Closing note: On Arne Næss’ philosophy of wolf policies. I have great respect for the work of Arne Næss.3 But in his suggestions for wolf policies, it becomes evident that he had trouble, at least in this case, with translating fundamental norms into workable operational principles. Næss’ 1974 article “Self-realization in mixed communities of humans, bears, sheep, and wolves” says little about wolves, and his emphasis is on pointing out that their cultural setting is very different from that of bears: “There is a great respect for bears, whereas wolves are more dreaded than respected” (239). Part of the trouble is that Næss in the very same article argues that value attribution can be based on the common considerations of laypeople. That may work for the well-respected bears, but not so well for the traditionally demonized wolf. What status is the wolf to have, if the sole criteria for attributing moral status are the culturally problematic judgments of the locals in any given community?

Næss’ positive contribution in his 1974 article is his principled talk about ”mixed communities,” and the general, egalitarian norms/maxims of self-realization, self-determination, etc. In Næss and Mysterud we are told that a mixed community  ”must be defined in such a way that humans and limited groups of animals that play a more or less well-known role in human affairs are included as members” (341). A mixed community implies awareness of the other, but not necessarily physical nearness. In that article, wolves’ predation on sheep is dealt with in some detail. The only norms that are treated extensively concern individual suffering. The authors attempt to do away with numerical considerations by introducing norms such as this one: ”Severe suffering endured by a living being x is of no less negative value than severe suffering endured by a living being y, whatever the species or population of x and y!” (345). Additional norms are introduced to stress that population numbers do not matter. But how do we compare the torment of hundreds of sheep in the moments preceding wolf predation, and the distress of thousands of survivors — on top of the partly irrational fear of tens and hundreds of thousands of people — with the joys and sorrows of a few wolves?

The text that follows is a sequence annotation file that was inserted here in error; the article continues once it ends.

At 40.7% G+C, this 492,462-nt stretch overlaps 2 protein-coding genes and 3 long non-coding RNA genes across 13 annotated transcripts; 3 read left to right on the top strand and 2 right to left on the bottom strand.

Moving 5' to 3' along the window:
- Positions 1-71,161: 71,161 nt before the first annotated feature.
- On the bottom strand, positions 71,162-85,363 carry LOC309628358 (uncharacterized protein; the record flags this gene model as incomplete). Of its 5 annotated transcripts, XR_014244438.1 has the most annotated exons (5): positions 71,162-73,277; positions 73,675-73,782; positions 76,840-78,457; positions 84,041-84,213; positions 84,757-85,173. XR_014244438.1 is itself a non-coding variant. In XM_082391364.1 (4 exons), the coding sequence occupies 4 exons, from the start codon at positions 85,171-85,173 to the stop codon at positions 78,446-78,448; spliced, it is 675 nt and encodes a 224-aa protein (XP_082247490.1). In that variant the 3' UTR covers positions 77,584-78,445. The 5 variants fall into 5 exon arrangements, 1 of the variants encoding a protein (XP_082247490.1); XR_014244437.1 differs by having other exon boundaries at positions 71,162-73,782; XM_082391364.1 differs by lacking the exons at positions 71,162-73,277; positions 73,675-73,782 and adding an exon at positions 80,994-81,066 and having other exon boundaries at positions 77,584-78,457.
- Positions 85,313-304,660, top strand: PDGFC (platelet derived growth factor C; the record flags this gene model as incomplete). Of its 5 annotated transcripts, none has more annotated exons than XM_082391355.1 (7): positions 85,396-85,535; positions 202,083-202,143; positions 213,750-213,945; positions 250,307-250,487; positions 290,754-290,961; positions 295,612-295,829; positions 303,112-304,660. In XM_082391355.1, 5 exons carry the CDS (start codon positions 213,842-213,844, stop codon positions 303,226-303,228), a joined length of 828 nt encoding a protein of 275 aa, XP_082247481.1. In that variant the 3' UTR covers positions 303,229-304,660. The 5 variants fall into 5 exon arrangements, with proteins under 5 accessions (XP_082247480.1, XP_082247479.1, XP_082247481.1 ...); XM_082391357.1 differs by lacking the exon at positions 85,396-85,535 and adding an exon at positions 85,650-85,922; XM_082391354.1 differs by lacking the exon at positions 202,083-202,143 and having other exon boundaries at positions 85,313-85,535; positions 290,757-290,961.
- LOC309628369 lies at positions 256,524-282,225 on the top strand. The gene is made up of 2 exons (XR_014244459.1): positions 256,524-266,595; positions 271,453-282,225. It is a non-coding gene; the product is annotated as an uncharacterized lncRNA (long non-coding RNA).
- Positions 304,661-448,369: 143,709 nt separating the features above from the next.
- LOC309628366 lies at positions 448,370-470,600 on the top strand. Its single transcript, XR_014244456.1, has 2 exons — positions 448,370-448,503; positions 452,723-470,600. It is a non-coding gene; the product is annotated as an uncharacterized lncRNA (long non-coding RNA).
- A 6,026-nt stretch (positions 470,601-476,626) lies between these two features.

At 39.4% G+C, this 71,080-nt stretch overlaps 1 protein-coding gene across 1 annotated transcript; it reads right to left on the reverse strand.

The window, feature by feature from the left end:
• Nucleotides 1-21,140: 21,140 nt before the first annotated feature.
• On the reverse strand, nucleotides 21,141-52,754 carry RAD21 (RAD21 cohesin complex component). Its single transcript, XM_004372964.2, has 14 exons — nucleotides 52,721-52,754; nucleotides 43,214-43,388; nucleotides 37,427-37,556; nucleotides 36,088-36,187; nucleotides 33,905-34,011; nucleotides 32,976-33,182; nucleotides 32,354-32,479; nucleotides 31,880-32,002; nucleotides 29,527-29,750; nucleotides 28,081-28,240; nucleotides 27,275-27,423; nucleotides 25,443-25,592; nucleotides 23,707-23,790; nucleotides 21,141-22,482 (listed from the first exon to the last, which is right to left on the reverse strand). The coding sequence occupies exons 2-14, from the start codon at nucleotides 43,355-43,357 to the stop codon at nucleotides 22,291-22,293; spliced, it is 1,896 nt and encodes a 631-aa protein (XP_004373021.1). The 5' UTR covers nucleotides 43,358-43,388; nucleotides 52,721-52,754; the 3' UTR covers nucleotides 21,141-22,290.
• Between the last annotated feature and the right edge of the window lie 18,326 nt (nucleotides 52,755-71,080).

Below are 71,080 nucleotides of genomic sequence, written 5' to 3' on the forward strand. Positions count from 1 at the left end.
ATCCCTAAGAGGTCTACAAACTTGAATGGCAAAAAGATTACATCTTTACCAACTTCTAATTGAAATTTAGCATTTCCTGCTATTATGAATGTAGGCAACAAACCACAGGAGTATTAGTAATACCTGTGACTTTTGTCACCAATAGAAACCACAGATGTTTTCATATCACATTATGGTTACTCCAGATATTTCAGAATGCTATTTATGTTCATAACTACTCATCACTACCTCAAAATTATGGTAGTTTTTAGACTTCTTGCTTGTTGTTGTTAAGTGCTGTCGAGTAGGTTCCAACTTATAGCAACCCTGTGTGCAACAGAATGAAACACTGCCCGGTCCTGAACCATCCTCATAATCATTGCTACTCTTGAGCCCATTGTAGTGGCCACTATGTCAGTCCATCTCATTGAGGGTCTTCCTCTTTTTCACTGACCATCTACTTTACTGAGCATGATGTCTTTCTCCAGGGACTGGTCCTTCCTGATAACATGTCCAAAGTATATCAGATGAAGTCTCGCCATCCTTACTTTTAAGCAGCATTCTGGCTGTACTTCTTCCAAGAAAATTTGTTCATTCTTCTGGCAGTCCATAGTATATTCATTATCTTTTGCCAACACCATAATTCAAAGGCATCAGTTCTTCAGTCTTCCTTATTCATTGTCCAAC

In the case of wolf predation on sheep, Næss and Mysterud suggest a compensation scheme (such a scheme is in effect today). But if the coexistence of wolves and sheep farmers causes insoluble problems, we are told ”territorial changes must be considered: the removal of wolf or sheep or farmers” (352). Will the mixed community turn out to be but a Utopia? Ecological segregation may work in Norway, a sparsely populated country, but in the inhabited parts of the world such strategies are hardly viable: Mixed communities are a must. Ironically, by choosing wolves and sheep as their study animals (as have I in my ongoing research), Næss and Mysterud in effect reproduce erroneous popular perceptions giving exaggerated weight to sheep in the perception of wolf ecology. (In fact, Scandinavian wolves eat 1. elk, 2. roe deer, and 3. beaver.) Why base conservation policies on such misleading terms?

Arne Næss did not provide a solution to the (perceived) problem of wolf conservation in Scandinavia. But he was clear in his value statements — and he and Mysterud were right in observing that “unfortunately, experts and researchers have a tendency to avoid norms and values at a fundamental level” (346).  To make such value statements today, I repeat, “is a social obligation” (347).

Notes
1. This work has been carried out partaking in the research projects The Cultural Heritage of Environmental Spaces: A Comparative Analysis between Estonia and Norway (EEA–ETF Grant EMP 54), Dynamical Zoösemiotics and Animal Representations (ETF/ESF 7790), and Biosemiotic Models of Semiosis (ETF/ESF 8403). The research was further supported by the European Union through the European Regional Development Fund (Centre of Excellence CECT).

2. It should be noted that I myself am not a part of SKANDULV.            

3. Cf. Tønnessen 2003, an article devoted to interpretation of the Deep Ecology platform.

Works Cited